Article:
Luscious, labor-intensive porchetta swoops into Valley restaurants for the winter season.
Andreoli Italian Grocer
8880 E. Via Linda, Scottsdale
In Italy, chefs make porchetta (pronounced “por-ketta”) by deboning a suckling pig, layering the meat and fat with spices, rolling the pork, skin and all, and then roasting the whole affair over a fire. But chefs here tend to put their own spin on this hearty, winter-friendly dish. At Andreoli Italian Grocer, owner Giovanni Scorzo’s razor-thin sliced pork loin is dry-brined for four to five days, seasoned with a hefty amount of garlic, edged with black pepper and spiked with aromatic, licorice-forward fennel. Served on a toasted, crusty baguette, the lean pork loin is speckled with bits of fat, keeping the meat moist and juicy ($9.75, pictured). From time to time, Scorzo makes “real Italian” porchetta, using a whole, deboned pig, but Americans aren’t too keen on the pig skin, he says. “It’s too fat. But then they eat hot dogs.” Go figure.
Phoenix Public Market Café
14 E. Pierce St., Phoenix
At Phoenix Public Market Café, chef/owner Aaron Chamberlin prepares Italian-style porchetta ($18) with a unique one-two punch of pork belly and pork loin. First, he smears the pork belly with a rub of chile flakes, garlic, rosemary and other fragrant spices. Then he lays the loin on top of the belly and rolls them into a single porcine roulade, cooking it over a rotisserie fire to render the fat until it turns golden brown and crunchy. Inside, the chile-infused loin is tender, but firm like a pork chop. To serve, he slices off a thick slab of the roast and plates it with roasted fennel, potatoes, carrots and onions drizzled with salsa verde, an olive oil sauce dotted with basil and thyme; and a frisée salad dressed in a simple lemon vinaigrette.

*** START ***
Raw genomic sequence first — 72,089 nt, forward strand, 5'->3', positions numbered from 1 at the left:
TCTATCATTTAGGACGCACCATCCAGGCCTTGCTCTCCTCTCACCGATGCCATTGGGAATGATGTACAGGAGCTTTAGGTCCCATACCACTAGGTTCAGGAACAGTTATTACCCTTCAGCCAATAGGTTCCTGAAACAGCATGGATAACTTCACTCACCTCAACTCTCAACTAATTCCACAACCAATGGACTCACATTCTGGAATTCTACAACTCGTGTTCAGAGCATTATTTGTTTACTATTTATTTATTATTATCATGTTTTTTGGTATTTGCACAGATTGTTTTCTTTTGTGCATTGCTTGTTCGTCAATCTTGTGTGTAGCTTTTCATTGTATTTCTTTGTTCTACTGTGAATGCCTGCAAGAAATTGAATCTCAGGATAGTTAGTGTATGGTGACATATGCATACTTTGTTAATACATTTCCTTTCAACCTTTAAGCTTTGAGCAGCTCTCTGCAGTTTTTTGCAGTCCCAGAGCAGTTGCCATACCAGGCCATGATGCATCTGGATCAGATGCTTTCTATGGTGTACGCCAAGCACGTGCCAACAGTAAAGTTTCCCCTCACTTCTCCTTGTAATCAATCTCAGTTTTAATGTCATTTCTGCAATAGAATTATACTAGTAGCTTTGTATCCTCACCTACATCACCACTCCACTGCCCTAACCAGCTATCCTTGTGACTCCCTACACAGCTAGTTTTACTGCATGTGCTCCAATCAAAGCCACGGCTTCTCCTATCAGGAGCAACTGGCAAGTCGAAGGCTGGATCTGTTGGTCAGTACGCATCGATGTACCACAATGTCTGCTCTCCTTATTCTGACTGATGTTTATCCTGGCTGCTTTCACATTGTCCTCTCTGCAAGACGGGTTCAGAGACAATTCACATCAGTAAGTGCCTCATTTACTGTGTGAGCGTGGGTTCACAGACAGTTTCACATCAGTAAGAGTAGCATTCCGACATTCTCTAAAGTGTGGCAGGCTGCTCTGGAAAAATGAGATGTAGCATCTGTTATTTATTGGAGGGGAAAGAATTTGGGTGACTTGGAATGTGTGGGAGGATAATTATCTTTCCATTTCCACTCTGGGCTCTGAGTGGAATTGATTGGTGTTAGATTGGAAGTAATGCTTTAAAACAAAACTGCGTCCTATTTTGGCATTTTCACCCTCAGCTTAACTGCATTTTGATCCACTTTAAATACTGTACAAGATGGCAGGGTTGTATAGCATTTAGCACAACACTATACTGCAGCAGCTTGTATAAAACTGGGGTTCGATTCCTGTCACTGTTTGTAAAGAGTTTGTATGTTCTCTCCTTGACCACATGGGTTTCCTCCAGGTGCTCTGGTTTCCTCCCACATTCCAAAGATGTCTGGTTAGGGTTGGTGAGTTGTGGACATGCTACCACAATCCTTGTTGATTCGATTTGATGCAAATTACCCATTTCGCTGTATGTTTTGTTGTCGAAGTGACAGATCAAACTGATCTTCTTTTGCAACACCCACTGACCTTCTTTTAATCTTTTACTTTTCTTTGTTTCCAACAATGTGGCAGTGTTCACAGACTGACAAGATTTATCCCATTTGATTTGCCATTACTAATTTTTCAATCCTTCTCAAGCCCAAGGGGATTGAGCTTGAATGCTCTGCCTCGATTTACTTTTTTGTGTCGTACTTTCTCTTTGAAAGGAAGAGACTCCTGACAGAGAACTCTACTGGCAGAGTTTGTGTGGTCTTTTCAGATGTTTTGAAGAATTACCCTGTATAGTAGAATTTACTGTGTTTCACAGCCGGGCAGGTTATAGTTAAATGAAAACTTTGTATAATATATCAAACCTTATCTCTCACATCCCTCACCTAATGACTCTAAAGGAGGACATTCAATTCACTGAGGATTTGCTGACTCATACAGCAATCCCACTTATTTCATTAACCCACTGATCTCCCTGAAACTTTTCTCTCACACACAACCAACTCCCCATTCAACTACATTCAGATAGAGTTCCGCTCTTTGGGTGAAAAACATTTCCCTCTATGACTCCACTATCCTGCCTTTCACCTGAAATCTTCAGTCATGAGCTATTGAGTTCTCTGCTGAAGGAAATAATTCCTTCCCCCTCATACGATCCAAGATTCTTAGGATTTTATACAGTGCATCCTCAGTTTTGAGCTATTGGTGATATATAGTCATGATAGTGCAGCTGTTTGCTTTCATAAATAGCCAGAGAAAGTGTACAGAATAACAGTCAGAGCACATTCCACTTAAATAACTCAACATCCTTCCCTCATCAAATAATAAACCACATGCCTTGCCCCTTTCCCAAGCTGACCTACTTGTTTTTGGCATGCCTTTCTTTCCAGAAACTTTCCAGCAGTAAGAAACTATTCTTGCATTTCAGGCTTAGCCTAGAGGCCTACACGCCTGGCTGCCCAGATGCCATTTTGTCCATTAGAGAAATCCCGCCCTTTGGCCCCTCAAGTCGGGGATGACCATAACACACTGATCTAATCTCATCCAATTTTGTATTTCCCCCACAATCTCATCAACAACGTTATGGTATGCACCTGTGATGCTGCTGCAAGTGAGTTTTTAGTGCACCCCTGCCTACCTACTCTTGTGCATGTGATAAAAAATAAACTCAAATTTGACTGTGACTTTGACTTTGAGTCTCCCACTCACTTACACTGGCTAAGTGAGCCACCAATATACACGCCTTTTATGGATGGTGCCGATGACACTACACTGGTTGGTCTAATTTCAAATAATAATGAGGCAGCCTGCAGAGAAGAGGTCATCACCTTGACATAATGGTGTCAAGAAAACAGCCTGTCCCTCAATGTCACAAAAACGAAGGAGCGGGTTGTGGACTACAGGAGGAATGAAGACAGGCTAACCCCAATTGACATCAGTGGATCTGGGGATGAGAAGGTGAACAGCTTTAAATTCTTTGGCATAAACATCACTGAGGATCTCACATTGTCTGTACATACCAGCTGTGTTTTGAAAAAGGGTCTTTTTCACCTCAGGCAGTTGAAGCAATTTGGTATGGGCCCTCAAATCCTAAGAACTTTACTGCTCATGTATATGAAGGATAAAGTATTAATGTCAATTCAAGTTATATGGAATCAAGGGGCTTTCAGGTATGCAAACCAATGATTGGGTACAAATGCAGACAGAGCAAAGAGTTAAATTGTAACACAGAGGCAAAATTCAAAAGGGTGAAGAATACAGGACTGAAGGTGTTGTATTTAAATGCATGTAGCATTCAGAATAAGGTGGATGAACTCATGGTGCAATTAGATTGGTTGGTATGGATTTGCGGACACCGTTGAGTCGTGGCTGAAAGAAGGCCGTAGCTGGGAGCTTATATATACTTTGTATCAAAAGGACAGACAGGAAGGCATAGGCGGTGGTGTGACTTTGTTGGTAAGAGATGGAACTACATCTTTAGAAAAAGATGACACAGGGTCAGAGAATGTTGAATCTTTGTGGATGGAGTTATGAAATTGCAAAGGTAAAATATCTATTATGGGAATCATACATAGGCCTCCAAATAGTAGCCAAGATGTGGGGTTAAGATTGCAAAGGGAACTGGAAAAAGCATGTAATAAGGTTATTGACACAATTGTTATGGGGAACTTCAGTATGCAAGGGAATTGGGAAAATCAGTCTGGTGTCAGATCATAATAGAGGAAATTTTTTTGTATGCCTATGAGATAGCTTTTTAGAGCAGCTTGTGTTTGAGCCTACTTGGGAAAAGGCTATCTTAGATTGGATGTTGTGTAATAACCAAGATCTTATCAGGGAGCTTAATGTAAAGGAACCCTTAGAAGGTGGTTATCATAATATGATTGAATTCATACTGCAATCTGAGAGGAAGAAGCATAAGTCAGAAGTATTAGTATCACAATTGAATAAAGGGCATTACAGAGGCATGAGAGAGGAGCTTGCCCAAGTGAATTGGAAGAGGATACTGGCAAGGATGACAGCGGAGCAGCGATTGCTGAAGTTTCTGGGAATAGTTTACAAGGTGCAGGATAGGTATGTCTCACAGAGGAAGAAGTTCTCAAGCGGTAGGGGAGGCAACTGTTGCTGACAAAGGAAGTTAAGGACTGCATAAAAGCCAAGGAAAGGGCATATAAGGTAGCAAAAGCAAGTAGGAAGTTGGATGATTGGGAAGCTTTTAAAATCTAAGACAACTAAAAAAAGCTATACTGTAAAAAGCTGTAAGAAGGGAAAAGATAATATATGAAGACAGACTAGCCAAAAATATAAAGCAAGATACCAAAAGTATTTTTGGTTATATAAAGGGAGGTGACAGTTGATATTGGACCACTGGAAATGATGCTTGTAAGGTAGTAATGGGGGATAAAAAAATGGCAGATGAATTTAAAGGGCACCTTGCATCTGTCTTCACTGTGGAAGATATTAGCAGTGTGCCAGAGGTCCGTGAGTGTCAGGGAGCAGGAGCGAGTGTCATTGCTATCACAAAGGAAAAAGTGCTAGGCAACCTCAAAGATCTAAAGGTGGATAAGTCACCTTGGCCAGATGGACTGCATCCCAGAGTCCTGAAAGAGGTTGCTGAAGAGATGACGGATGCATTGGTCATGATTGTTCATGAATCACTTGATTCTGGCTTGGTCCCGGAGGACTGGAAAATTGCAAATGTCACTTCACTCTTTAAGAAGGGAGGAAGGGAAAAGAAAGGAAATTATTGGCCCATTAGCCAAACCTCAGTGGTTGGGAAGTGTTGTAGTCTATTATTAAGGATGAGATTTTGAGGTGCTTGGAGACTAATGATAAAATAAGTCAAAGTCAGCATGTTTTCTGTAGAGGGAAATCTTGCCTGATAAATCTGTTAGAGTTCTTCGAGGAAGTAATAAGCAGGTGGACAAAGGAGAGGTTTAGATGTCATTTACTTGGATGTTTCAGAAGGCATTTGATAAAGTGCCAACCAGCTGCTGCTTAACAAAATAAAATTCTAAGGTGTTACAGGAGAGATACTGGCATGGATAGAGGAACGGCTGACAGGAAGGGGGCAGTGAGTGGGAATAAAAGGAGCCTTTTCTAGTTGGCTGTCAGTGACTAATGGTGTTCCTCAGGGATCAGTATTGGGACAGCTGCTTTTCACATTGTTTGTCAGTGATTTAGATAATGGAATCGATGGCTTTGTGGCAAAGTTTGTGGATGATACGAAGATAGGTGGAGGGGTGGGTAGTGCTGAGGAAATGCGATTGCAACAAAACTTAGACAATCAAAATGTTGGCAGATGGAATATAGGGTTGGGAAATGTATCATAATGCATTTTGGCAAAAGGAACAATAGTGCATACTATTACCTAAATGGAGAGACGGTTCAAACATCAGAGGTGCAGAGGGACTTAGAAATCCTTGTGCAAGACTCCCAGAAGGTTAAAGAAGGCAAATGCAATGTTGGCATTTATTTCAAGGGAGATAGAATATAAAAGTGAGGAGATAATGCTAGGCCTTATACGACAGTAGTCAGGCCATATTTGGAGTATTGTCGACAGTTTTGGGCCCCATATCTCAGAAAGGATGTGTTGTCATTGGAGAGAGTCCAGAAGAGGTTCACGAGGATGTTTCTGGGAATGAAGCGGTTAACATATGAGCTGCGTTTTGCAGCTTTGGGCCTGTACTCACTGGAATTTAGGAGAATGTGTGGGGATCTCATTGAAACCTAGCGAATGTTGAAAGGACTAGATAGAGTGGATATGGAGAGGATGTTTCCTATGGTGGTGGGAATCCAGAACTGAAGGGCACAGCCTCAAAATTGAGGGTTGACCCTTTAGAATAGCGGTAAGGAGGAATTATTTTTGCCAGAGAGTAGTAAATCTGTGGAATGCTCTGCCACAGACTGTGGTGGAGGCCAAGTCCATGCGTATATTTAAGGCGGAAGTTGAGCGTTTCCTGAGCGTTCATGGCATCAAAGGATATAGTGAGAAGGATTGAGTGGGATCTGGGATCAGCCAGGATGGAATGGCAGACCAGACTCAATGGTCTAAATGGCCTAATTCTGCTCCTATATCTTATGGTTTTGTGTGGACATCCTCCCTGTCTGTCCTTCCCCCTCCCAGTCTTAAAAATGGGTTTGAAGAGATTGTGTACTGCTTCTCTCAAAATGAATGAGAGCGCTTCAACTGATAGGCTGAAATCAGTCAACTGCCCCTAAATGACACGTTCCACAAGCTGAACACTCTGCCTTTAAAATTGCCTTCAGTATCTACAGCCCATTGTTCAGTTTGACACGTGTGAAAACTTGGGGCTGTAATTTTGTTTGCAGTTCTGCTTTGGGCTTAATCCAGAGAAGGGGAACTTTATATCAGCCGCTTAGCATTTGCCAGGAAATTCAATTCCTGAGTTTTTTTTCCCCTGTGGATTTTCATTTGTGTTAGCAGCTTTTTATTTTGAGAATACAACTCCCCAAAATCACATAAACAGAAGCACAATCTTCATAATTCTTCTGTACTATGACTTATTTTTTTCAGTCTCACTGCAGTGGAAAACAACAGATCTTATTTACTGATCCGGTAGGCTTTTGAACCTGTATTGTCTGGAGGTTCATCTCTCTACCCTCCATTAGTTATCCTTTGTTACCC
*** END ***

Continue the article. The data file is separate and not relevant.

4175 N. Goldwater Blvd., Scottsdale
If you have a hankering for an exceptionally moist, fall-apart-tender pork roast, this might be the one. EVO executive chef Zane Coté makes porchetta ($26) with heritage pork belly that’s been dry-cured for three days with kosher salt, smoked paprika and garlic. After curing, he spreads the meat with garlic confit and fresh thyme before pressing to flatten, roll and then roast slowly. Pork belly fans will enjoy the crispy fat and tender meat combo, made even more savory by lemon-scented cannellini beans and oven-roasted tomatoes tickled with white wine. To round out the plate, Coté adds sautéed broccolini and a tangle of micro arugula. “The balance of flavors makes this dish pop,” Coté says.
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